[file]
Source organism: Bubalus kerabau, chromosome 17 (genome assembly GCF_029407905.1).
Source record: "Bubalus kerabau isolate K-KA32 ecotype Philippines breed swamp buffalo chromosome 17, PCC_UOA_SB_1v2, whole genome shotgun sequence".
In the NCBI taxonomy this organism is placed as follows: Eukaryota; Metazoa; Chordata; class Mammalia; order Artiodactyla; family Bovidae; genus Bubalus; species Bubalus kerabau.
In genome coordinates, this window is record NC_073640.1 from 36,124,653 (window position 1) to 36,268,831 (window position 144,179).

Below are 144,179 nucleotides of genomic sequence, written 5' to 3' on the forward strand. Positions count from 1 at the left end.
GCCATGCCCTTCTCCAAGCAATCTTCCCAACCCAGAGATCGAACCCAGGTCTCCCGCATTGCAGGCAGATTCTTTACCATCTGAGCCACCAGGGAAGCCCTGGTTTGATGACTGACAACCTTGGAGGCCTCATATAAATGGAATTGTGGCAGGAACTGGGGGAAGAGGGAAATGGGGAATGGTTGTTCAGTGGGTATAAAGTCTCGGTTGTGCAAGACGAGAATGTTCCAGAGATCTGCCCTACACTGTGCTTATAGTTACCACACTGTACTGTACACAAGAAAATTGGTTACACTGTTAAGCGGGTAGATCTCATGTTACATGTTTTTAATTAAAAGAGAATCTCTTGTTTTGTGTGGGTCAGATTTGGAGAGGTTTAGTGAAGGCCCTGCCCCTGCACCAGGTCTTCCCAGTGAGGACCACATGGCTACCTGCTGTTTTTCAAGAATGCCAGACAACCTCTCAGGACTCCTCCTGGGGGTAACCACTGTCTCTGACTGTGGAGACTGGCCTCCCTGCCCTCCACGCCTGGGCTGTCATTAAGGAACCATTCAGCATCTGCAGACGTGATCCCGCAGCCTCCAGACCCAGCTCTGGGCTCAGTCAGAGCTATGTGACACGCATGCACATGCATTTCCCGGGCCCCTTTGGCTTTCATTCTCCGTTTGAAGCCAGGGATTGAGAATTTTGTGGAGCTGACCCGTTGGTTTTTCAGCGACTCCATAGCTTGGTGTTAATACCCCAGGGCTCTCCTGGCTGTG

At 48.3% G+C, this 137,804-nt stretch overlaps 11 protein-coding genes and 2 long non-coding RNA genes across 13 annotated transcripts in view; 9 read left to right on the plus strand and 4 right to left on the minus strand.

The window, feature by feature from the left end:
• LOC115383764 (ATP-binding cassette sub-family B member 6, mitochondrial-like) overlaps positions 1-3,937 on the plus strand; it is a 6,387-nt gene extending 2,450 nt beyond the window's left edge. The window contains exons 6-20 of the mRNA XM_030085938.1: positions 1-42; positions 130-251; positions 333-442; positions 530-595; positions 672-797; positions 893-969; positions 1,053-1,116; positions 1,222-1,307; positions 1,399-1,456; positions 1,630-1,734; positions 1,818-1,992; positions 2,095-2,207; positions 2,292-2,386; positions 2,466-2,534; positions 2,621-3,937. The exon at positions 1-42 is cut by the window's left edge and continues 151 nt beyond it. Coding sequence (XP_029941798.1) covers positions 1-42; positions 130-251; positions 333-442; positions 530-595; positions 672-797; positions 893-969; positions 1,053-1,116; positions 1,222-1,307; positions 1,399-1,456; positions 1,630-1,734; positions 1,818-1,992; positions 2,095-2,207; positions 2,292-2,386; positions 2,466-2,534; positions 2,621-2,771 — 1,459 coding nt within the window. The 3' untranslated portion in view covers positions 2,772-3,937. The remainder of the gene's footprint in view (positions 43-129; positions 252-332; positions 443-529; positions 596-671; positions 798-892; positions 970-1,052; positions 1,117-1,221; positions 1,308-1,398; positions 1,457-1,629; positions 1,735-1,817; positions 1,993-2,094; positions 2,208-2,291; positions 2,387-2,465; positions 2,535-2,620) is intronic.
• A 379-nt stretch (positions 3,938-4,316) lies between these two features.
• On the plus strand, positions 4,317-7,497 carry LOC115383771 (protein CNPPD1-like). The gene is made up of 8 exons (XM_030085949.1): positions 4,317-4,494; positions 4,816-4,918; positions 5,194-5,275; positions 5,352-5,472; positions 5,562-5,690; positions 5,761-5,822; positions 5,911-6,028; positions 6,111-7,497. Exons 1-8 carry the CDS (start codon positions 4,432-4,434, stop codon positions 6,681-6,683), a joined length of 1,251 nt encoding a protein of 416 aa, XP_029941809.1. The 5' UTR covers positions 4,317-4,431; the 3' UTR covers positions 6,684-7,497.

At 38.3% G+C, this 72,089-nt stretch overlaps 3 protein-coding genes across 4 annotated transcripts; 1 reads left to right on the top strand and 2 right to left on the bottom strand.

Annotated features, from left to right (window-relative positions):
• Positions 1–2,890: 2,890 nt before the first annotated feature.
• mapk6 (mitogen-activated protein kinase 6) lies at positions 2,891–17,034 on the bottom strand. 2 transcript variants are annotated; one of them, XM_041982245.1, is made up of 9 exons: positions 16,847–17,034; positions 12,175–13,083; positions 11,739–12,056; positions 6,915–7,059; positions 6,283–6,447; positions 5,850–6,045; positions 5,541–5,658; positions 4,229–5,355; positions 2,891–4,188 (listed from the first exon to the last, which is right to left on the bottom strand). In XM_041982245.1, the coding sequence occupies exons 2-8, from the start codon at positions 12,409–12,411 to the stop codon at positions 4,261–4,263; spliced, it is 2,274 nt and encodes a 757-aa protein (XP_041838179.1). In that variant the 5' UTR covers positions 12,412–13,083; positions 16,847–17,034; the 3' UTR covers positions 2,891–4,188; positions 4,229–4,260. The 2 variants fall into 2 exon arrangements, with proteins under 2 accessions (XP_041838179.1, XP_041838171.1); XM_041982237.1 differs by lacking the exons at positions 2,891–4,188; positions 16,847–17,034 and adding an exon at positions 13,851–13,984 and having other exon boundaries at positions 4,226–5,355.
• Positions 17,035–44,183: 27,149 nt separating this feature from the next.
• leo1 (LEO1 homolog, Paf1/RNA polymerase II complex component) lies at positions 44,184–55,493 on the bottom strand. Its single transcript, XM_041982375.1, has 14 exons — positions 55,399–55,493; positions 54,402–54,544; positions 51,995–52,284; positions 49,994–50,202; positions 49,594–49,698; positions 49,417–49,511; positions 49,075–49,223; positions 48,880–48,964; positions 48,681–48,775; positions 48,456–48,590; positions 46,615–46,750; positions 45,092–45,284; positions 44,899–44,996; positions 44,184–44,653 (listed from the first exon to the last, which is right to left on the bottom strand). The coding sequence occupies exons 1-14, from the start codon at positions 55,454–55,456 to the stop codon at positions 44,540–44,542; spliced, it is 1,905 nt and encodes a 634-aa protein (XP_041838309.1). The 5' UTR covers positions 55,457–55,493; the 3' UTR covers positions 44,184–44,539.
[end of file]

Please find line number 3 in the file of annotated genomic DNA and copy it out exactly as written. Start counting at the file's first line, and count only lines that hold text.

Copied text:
In the NCBI taxonomy this organism is placed as follows: Eukaryota; Metazoa; Chordata; class Mammalia; order Artiodactyla; family Bovidae; genus Bubalus; species Bubalus kerabau.